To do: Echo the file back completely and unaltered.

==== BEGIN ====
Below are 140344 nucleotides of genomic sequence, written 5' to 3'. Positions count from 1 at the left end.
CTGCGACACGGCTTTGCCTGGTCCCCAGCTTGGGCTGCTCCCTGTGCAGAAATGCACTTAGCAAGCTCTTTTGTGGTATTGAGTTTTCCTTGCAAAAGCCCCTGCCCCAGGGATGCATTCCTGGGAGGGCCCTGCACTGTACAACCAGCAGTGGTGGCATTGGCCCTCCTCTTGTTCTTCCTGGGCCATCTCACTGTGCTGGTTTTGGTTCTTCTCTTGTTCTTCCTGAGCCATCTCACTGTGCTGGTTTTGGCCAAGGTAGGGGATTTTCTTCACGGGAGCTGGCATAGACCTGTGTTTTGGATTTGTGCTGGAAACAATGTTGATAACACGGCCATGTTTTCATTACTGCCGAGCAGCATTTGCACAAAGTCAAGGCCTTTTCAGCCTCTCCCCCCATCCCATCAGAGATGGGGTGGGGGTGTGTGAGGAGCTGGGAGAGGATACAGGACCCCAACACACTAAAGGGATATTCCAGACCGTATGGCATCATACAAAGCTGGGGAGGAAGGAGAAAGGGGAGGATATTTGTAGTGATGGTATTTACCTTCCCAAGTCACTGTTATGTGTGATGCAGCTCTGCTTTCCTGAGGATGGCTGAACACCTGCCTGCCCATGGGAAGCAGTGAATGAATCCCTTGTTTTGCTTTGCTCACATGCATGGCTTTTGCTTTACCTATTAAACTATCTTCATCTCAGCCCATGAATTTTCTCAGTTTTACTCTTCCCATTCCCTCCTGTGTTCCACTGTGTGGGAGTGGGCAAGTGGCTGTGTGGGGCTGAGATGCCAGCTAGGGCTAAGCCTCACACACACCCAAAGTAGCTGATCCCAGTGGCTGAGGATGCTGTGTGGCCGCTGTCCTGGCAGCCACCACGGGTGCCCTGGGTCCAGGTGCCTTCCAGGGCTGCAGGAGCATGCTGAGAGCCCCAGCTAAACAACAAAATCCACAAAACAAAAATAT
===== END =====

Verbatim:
Below are 140344 nucleotides of genomic sequence, written 5' to 3'. Positions count from 1 at the left end.
CTGCGACACGGCTTTGCCTGGTCCCCAGCTTGGGCTGCTCCCTGTGCAGAAATGCACTTAGCAAGCTCTTTTGTGGTATTGAGTTTTCCTTGCAAAAGCCCCTGCCCCAGGGATGCATTCCTGGGAGGGCCCTGCACTGTACAACCAGCAGTGGTGGCATTGGCCCTCCTCTTGTTCTTCCTGGGCCATCTCACTGTGCTGGTTTTGGTTCTTCTCTTGTTCTTCCTGAGCCATCTCACTGTGCTGGTTTTGGCCAAGGTAGGGGATTTTCTTCACGGGAGCTGGCATAGACCTGTGTTTTGGATTTGTGCTGGAAACAATGTTGATAACACGGCCATGTTTTCATTACTGCCGAGCAGCATTTGCACAAAGTCAAGGCCTTTTCAGCCTCTCCCCCCATCCCATCAGAGATGGGGTGGGGGTGTGTGAGGAGCTGGGAGAGGATACAGGACCCCAACACACTAAAGGGATATTCCAGACCGTATGGCATCATACAAAGCTGGGGAGGAAGGAGAAAGGGGAGGATATTTGTAGTGATGGTATTTACCTTCCCAAGTCACTGTTATGTGTGATGCAGCTCTGCTTTCCTGAGGATGGCTGAACACCTGCCTGCCCATGGGAAGCAGTGAATGAATCCCTTGTTTTGCTTTGCTCACATGCATGGCTTTTGCTTTACCTATTAAACTATCTTCATCTCAGCCCATGAATTTTCTCAGTTTTACTCTTCCCATTCCCTCCTGTGTTCCACTGTGTGGGAGTGGGCAAGTGGCTGTGTGGGGCTGAGATGCCAGCTAGGGCTAAGCCTCACACACACCCAAAGTAGCTGATCCCAGTGGCTGAGGATGCTGTGTGGCCGCTGTCCTGGCAGCCACCACGGGTGCCCTGGGTCCAGGTGCCTTCCAGGGCTGCAGGAGCATGCTGAGAGCCCCAGCTAAACAACAAAATCCACAAAACAAAAATAT